Nautilus

Nature Nanotechnology on public attitudes and responses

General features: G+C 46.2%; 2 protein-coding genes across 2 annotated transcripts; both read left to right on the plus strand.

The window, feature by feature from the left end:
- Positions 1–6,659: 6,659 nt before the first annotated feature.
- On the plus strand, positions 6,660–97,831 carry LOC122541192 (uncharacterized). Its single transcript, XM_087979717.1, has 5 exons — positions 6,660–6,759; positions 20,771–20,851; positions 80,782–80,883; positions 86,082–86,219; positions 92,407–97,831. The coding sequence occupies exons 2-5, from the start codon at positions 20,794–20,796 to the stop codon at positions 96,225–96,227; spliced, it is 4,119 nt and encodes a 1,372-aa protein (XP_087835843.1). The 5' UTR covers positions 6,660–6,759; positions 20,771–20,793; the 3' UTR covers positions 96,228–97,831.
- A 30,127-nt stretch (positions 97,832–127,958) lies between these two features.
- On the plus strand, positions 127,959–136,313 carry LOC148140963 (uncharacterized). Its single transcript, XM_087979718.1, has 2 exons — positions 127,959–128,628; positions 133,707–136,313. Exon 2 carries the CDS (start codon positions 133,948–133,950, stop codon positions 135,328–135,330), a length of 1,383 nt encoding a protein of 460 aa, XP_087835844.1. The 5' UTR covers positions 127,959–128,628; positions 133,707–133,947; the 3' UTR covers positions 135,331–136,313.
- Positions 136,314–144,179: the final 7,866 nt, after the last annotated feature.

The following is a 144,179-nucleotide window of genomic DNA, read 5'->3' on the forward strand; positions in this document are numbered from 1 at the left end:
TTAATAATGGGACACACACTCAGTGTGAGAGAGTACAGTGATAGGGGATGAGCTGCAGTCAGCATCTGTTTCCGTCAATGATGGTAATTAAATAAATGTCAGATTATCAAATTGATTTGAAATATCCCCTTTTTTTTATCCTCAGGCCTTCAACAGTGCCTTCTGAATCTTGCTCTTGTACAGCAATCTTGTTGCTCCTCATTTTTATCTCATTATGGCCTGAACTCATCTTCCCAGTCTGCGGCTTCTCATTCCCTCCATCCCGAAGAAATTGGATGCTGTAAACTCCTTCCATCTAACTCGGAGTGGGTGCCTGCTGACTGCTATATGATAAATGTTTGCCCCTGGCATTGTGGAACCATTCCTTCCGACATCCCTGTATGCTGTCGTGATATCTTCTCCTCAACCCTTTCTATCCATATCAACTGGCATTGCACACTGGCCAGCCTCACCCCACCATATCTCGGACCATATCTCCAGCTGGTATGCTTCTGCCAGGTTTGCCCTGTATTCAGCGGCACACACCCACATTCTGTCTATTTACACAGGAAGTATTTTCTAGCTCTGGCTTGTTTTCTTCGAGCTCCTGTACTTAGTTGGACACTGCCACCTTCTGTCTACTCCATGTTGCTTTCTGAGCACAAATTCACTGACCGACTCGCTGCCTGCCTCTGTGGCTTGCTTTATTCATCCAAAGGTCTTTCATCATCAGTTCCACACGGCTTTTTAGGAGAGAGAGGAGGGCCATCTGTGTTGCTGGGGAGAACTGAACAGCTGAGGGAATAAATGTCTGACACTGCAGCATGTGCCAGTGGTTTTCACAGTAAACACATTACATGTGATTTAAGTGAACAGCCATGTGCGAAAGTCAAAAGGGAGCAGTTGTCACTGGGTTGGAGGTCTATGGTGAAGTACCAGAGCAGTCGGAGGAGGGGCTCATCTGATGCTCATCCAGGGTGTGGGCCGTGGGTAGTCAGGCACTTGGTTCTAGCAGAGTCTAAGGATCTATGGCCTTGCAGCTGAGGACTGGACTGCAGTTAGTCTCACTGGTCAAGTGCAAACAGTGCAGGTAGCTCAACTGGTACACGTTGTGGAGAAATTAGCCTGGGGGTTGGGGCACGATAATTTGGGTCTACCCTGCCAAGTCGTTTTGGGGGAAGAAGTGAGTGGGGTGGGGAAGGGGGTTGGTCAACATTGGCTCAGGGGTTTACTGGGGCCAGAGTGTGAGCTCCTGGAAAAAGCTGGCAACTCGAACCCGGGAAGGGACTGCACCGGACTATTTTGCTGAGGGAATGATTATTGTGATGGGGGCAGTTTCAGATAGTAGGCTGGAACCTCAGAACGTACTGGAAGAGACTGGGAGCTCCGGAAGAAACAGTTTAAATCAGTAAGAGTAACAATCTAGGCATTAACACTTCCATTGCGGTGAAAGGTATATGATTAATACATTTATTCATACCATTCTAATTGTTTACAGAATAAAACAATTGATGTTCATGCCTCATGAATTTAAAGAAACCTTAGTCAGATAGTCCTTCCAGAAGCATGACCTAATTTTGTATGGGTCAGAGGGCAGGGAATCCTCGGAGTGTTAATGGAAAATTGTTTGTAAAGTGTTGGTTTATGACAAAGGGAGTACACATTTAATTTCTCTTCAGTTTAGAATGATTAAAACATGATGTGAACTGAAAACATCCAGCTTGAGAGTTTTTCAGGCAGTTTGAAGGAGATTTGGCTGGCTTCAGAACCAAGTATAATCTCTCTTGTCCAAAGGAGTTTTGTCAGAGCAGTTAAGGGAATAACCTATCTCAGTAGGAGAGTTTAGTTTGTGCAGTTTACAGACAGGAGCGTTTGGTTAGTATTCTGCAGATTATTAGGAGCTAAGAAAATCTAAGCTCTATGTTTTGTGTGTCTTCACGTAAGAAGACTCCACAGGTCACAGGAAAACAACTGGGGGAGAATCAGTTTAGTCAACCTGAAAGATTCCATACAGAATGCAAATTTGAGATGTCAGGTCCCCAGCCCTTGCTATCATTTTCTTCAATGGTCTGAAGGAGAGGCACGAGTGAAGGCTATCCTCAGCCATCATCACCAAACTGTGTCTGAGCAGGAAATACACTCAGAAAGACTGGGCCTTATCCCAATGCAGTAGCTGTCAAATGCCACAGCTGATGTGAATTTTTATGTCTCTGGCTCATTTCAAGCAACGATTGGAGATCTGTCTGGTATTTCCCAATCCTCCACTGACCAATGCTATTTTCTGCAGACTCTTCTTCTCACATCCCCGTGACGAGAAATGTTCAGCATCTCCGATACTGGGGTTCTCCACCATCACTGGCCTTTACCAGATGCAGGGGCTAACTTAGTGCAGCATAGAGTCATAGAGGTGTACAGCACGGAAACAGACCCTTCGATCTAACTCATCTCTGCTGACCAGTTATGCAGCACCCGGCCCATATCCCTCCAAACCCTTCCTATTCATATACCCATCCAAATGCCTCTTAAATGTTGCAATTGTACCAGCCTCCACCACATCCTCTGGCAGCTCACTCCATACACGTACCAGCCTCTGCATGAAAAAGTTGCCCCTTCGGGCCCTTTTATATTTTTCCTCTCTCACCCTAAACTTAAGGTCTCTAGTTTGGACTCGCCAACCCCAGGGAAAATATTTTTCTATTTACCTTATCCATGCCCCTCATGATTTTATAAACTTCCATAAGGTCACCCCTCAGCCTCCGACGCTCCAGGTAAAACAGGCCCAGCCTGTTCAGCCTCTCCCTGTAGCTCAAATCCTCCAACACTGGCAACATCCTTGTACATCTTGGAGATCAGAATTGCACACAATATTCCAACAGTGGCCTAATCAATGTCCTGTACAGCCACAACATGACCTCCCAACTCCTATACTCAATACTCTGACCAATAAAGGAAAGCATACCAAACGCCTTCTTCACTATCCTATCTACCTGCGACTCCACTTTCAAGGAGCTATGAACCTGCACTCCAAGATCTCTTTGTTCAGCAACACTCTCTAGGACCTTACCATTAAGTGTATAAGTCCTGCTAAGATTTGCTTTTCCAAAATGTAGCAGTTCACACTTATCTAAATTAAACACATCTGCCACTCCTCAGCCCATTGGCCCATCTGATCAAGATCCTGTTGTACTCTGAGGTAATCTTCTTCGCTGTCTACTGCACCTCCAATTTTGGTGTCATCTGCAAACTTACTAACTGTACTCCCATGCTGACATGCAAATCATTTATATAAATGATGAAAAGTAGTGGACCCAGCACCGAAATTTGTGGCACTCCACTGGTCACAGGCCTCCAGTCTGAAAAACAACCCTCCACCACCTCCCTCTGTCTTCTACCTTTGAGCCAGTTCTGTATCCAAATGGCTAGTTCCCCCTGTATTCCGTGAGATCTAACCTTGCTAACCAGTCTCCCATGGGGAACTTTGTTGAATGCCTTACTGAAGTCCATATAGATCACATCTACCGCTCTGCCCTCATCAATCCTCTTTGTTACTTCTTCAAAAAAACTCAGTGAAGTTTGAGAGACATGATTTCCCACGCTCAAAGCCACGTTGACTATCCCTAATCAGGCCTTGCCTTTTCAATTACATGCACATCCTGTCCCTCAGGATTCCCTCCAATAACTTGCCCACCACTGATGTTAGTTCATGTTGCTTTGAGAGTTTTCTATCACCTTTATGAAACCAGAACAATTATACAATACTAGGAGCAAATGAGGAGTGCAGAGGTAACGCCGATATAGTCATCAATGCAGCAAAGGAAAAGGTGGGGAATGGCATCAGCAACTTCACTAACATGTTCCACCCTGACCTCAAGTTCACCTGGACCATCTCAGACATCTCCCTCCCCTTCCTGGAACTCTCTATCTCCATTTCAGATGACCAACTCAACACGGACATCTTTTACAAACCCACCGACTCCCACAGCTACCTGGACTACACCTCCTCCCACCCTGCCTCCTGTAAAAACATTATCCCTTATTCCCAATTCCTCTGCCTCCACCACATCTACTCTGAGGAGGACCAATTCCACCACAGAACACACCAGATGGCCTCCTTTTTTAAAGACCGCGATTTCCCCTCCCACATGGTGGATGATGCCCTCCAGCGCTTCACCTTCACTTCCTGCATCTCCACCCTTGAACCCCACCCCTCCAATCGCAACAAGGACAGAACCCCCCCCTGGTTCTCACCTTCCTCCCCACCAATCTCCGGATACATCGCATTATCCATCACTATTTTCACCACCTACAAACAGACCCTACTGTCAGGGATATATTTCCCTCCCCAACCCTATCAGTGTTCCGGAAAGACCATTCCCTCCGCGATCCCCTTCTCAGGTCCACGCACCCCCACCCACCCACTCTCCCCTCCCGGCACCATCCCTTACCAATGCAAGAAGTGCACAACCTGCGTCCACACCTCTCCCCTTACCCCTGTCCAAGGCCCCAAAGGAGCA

The proportion of the public that knows about nanotechnology has reached a plateau, which means that it is now necessary to develop new approaches to explore public perceptions in greater detail than before, according to the November Editorial in Nature Nanotechnology (4, 695; 2009). The Editorial draws attention to “the publication of the first meta-analysis of survey data on public attitudes towards the risks and benefits associated with nanotechnology (see ”http://dx.doi.org/10.1038/nnano.2009.265">page 752 of this issue). Terre Satterfield and colleagues looked at 22 publications reporting the results of surveys and found that the public response to nanotechnology has, so far, been different to the responses to previous new technologies in a number of ways. In particular, and contrary to expectations, unfamiliarity with nanotechnology is not strongly associated with risk aversion. The meta-analysis also reveals that twice as many people think that the benefits will outweigh risks as vice versa, but the authors caution that “a large minority of those surveyed (44%) is unsure, suggesting that risk judgments are highly malleable.” Satterfield and colleagues also call for the development of new methods to understand public responses to nanotechnologies. In an accompanying News & Views on page 705 Dan Kahan concludes that “the meta-analysis suggests that public attitudes toward nanotechnology remain open to the guidance of sound science, but that it would be a serious error to take such receptivity for granted.”…. It is important that the nanotechnology community — researchers, funders, regulators and others — continues to work hard to ensure that nano does not become the next GM, all the time accepting that there might always be new questions to answer and new challenges to address."

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